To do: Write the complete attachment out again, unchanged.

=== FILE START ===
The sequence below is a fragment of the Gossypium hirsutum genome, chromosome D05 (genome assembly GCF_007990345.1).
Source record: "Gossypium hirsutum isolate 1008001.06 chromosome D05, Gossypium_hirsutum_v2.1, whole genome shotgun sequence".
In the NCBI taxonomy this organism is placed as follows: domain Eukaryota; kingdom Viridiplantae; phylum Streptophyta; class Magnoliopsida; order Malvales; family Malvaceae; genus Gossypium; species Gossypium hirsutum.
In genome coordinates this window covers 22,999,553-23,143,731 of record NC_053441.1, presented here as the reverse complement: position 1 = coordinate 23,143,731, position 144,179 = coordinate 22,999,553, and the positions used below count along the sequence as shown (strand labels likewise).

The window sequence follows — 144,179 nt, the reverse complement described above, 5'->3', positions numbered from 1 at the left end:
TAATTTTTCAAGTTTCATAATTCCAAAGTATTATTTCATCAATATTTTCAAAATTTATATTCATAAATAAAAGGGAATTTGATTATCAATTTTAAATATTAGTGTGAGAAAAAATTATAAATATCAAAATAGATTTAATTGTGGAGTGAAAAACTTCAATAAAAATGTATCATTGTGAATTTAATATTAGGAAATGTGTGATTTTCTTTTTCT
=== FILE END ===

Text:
The sequence below is a fragment of the Gossypium hirsutum genome, chromosome D05 (genome assembly GCF_007990345.1).
Source record: "Gossypium hirsutum isolate 1008001.06 chromosome D05, Gossypium_hirsutum_v2.1, whole genome shotgun sequence".
In the NCBI taxonomy this organism is placed as follows: domain Eukaryota; kingdom Viridiplantae; phylum Streptophyta; class Magnoliopsida; order Malvales; family Malvaceae; genus Gossypium; species Gossypium hirsutum.
In genome coordinates this window covers 22,999,553-23,143,731 of record NC_053441.1, presented here as the reverse complement: position 1 = coordinate 23,143,731, position 144,179 = coordinate 22,999,553, and the positions used below count along the sequence as shown (strand labels likewise).

The window sequence follows — 144,179 nt, the reverse complement described above, 5'->3', positions numbered from 1 at the left end:
TAATTTTTCAAGTTTCATAATTCCAAAGTATTATTTCATCAATATTTTCAAAATTTATATTCATAAATAAAAGGGAATTTGATTATCAATTTTAAATATTAGTGTGAGAAAAAATTATAAATATCAAAATAGATTTAATTGTGGAGTGAAAAACTTCAATAAAAATGTATCATTGTGAATTTAATATTAGGAAATGTGTGATTTTCTTTTTCT